Why Goldman Sachs thinks UK growth is about to take off

 
Peter Spence
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Goldman now expects the Bank of England to hike rates in the first quarter of 2015 (Source: Getty)

The UK's annual GDP growth could continue at a pace of three per cent next year, according to Goldman Sachs.

Upward revisions to the bank's forecast reflect "persistent strength displayed by UK activity indicators".

Goldman reports that its current activity indicator (CAI) is consistent with annualised GDP growth of 3.5 to four per cent.

The bank's analysts are upbeat about the prospects for the UK economy, forecasting that growth this year could be as strong at 3.4 per cent, while consensus estimates suggest 2014 will only see GDP grow at three per cent.

The investment bank is also more confident about next year, seeing growth at three per cent in 2015, rather than the 2.6 per cent growth anticipated by a poll of economists. Goldman suggests that ongoing recuperation of the banking system and reduced uncertainty will continue to benefit the UK economy.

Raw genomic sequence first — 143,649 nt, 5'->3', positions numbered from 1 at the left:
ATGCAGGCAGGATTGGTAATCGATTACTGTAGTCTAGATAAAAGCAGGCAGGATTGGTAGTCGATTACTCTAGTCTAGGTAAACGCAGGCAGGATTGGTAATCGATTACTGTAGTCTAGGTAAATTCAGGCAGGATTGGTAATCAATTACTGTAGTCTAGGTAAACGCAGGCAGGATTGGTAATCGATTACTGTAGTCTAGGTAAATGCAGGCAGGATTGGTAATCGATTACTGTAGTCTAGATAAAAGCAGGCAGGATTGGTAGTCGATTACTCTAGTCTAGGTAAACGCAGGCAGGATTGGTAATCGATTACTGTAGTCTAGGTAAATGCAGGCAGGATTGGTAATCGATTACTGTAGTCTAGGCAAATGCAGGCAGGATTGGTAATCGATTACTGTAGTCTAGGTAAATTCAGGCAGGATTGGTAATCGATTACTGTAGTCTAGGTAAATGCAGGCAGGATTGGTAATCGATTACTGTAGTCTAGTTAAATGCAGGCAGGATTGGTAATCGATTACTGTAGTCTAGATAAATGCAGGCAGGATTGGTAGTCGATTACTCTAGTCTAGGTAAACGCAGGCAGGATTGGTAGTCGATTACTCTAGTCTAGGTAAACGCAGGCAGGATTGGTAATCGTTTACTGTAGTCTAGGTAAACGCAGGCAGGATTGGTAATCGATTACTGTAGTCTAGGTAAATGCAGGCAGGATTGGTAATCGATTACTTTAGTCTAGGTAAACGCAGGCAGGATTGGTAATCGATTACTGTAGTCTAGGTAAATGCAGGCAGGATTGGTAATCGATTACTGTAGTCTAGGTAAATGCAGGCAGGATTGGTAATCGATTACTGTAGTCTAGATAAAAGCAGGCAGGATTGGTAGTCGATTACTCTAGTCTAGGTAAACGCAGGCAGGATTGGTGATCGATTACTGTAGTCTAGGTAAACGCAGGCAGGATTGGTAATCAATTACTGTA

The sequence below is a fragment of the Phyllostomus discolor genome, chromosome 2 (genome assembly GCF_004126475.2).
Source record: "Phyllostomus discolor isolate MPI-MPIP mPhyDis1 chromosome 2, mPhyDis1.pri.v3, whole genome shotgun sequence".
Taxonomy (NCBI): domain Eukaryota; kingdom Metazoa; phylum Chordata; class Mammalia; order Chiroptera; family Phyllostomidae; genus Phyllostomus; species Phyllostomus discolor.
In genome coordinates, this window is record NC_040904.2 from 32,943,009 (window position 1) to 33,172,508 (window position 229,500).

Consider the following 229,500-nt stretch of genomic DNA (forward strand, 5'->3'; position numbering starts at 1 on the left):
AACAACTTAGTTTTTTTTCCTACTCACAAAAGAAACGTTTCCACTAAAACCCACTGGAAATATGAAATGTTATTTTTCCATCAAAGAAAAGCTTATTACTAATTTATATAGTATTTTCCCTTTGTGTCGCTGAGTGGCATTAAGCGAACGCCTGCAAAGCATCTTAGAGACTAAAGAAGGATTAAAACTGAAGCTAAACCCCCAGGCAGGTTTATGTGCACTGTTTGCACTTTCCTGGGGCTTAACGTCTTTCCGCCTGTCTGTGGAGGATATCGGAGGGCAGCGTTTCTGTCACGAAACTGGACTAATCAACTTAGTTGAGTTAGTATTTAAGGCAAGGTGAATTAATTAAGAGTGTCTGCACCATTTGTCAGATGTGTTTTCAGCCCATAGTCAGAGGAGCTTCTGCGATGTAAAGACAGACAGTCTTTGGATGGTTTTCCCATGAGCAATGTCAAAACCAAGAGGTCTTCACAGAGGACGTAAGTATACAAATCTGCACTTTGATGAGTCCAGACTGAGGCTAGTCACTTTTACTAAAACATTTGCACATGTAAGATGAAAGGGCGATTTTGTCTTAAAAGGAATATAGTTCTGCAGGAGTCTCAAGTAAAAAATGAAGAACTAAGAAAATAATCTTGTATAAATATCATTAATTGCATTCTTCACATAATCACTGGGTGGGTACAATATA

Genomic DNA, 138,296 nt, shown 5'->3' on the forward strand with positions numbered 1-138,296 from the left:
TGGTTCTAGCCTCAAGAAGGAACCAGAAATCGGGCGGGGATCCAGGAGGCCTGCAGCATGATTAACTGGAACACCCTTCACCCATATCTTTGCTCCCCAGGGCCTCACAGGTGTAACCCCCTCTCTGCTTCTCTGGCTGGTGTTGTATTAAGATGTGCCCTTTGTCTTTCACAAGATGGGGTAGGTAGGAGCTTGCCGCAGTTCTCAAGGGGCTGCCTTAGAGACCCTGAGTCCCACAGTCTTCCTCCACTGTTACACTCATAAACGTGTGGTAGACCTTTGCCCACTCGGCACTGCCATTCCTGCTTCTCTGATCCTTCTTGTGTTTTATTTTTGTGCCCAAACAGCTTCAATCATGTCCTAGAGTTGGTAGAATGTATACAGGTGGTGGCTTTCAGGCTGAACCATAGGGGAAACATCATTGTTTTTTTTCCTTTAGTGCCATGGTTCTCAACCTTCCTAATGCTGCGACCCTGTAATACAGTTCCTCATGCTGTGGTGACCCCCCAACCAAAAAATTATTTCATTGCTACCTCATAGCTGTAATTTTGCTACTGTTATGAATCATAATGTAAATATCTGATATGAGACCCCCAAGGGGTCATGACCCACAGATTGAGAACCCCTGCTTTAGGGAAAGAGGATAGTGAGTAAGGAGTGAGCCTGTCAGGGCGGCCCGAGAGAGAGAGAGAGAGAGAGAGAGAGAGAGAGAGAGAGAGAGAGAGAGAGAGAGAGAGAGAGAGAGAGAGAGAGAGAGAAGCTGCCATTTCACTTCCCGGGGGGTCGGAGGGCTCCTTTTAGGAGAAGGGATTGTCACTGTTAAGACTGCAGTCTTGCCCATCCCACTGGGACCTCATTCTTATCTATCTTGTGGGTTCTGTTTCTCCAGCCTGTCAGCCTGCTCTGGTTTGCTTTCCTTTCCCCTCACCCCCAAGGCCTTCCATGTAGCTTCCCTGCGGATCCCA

Goldman also anticipates lower inflation than other forecasters, suggesting that annual CPI inflation will come in at just 1.5 per cent in both 2014 and 2015. That combination of strong growth and weak inflation "is one that would typically be more supportive for equities and credit," say Goldman analysts.

The investment bank maintains a central view that there will be a "gradual improvement" in productivity growth over the next three years, yet now predicts that unemployment will be lower than it expected this year and in the next two. Goldman sees unemployment at 6.5 per cent this year (previously 6.8 per cent), and six per cent in 2015 (6.4 per cent), falling to 5.8 per cent in 2016 (six per cent).

While that productivity growth may be in-line with the UK's long-term average by the end of Goldman's forecast horizon, the loss in the level of productivity relative to the pre-crisis trend will not be recouped. The bank expects productivity growth of 0.8 per cent in 2014, +1.2 per cent in 2015, 1.6 per cent in 2016, and 1.8 per cent in 2017.

Goldman now predicts that the Bank of England will hike interest rates in the first three months of 2015, reflecting Goldman's upwards revisions to its growth forecasts, and the "recent hawkish shift in the communication" of several Monetary Policy Committee members. Previously Goldman had anticipated an initial rate hike in the third quarter of next year.

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